So when we are stricken with anger – or grief or lust or sadness or ecstasy or whatever – it is an opportunity to heal not just the specific feeling but to look clearly, in a sustained and thoughtful way, at the belief system from which this feeling emerges. If we want to be rid of suffering, then we need to jettison the belief system from which it arises, which is always a system made solely to ensure and perpetuate suffering.

It is not a mistake to look at our feelings – the seemingly bad ones, the seemingly good ones – and and inquire into them as a way of discerning their source. Only then can we meaningfully choose a new source – one that was not made by us to keep God at bay, but rather was made by God to unite all beings as one and thus reflects a perfectly clear, peaceful and helpful love.


  1. sean you work from the coal face I need this type of teacher.I bought your book and loved it.I can only describe it as clean and what I mean by that is there was no ego in it.It was simple and to the point.I haven’t got the words to describe it. thank you sean your teaching is needed

  2. So I observed the little thought that bubbled up and said, “hmm, no new post”.

    …getting a little greedy-Annie?

    Well, I suppose I am truth be told.

    Everything and anything can become an addiction 🙂

    But like I had said before, it’s good to sit with some concepts for a little time and this post (like all your posts) gave me more than enough to digest. Today this line caught my imagination.

    “So long as we are invested or attached to the ego’s belief system, and the spectrum of feeling emerging from it, then we will not know peace.”

    I loved the use of the word spectrum as it covered every emotion under the sun like a rainbow.

    And who doesn’t love a rainbow?
    And that’s it -that’s the question?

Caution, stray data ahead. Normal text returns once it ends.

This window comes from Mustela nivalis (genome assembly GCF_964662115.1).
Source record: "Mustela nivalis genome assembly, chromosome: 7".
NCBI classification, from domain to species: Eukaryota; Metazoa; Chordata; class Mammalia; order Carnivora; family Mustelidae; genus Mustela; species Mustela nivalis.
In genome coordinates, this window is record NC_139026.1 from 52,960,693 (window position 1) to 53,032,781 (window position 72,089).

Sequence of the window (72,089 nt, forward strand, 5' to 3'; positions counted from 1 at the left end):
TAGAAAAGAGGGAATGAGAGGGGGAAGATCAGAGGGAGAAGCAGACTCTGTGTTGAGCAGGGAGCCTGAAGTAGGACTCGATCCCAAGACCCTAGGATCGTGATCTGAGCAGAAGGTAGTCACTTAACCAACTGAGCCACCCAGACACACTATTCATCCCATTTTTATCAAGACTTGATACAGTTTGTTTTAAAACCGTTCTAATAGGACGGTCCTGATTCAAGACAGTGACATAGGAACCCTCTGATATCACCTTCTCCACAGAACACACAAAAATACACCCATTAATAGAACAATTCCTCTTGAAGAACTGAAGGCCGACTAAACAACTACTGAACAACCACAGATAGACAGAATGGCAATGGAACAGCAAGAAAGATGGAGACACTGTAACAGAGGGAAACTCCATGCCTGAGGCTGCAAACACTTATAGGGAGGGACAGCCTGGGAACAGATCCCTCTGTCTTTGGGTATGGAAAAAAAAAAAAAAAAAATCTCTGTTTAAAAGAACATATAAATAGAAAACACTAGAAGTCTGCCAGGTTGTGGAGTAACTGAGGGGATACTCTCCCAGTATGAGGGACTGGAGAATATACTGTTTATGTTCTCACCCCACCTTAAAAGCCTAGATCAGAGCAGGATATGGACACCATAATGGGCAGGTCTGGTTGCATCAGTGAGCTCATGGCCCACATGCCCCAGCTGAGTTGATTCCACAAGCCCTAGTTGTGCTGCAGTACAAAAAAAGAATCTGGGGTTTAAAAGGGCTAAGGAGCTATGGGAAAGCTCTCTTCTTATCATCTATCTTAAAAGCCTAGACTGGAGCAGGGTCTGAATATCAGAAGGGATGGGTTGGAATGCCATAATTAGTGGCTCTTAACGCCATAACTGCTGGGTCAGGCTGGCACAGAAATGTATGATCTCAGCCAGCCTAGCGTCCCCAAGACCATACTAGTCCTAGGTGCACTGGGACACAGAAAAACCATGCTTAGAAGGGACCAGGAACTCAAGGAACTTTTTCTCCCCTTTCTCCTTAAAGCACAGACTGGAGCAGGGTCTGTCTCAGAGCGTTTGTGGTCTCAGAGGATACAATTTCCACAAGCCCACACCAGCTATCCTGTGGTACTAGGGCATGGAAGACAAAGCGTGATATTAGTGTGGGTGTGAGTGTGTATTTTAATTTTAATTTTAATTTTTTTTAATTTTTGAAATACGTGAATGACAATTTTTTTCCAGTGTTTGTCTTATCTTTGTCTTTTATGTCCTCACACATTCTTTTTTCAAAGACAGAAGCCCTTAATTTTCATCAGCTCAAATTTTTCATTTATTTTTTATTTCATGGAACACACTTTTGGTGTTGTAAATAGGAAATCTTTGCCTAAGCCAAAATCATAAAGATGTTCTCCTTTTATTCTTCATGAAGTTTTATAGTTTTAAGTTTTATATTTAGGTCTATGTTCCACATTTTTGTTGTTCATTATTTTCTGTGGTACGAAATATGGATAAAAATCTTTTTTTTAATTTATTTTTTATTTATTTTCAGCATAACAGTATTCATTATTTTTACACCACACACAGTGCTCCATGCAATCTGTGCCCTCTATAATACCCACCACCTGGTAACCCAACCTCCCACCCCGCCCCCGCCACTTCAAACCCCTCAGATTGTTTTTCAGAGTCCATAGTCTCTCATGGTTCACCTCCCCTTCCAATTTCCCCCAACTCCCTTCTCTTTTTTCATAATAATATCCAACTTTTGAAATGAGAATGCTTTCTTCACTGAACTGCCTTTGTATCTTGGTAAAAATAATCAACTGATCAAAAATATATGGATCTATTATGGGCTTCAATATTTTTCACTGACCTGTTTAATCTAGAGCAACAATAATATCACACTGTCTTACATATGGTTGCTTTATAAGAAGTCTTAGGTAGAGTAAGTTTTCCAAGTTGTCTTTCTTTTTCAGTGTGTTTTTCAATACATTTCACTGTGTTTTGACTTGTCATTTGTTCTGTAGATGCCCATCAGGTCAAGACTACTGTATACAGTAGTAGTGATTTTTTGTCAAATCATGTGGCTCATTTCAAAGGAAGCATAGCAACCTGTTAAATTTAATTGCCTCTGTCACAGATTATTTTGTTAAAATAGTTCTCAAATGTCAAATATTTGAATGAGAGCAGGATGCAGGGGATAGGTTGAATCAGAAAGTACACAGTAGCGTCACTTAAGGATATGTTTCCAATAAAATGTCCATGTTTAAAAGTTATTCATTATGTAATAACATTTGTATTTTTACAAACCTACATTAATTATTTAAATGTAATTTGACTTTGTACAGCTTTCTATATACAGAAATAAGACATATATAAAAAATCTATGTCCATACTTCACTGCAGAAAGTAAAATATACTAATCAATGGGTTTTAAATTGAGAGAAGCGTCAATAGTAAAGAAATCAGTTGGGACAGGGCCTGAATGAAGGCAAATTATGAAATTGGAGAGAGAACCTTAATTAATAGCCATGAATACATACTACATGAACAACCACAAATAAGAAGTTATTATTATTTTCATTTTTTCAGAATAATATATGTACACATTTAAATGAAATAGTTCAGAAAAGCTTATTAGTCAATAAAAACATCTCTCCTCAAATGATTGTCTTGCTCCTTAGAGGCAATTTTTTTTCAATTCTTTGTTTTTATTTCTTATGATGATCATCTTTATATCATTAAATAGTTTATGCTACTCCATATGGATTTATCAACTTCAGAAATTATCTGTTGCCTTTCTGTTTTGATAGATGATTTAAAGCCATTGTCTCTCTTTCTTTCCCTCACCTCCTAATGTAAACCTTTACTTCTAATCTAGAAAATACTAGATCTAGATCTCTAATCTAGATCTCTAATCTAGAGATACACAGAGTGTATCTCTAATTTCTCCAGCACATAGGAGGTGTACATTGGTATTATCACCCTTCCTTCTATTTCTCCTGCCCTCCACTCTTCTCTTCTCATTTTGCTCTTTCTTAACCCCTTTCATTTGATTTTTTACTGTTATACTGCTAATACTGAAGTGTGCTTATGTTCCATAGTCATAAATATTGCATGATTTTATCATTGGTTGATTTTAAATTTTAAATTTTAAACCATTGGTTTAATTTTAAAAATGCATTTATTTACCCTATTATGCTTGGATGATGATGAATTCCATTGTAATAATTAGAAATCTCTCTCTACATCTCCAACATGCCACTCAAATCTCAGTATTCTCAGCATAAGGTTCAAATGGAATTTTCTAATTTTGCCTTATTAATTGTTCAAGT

I’ve made the rainbow of emotions a beautiful, valuable thing.

    I’m envisioning a prism as the white light passes thru separating into every emotion possible.

    It’s the white light I want.
    It’s Peace I want.

    I play with the metaphors but its the experience I want.

    Maybe I should take up walking too.

    As always, I am so grateful that you share your talent of writing.

    I wish you Peace.

    1. Well, here you go Annie . . . A wordy Thursday.

      I love prisms very much – have since I was little. I try to keep them around – in every room – and always stop to study dew and drops of rain or beads of ice for the colors visible in them. And, like you, I have thought about the metaphor of the white light composed by the many separate parts and yet I cannot not fall for the loveliness of the spectrum. Perhaps I am doomed . . . Sometimes I think that given a choice between the perfection of Heaven – and the broken loveliness of earth – I must say yes to earth over and over . . . How I love what is broken . . .

      I have had this funny idea of walking across the United States lately. I will walk to Los Angeles and you can walk with me from there to the Pacific Ocean. I understand it is about 15 miles if you walk Wilshire Blvd to Santa Monica beach. Deal?


  3. Hi Annie and Sean,

    I think we love what is broken because it is what we know, and that familiar ache can feel almost sweet. Our feelings are just so “real” aren’t they, although I imagine that that almost unbearable tenderness that can so overwhelm us is different than our rainbow of emotions. Or maybe not…

    Annie, I want the experience, too! 🙂

    And Sean, if you ever do the mega-marathon walking thing …. you must detour to southeastern Virginia. At the rate you’re going these days, it would just be slightly out of your way! 🙂


    P.S. Thanks for sharing photos of your family. How beautiful you all are!

    1. Re: light and prisms . . . I wonder if perhaps we are the prism itself choosing in which direction to turn – the white light of One or the fractured (if sometimes lovely) separation . . .

      Re: detours into Virginia . . . of course!

      & thanks for the kind words . . .

      ~ Sean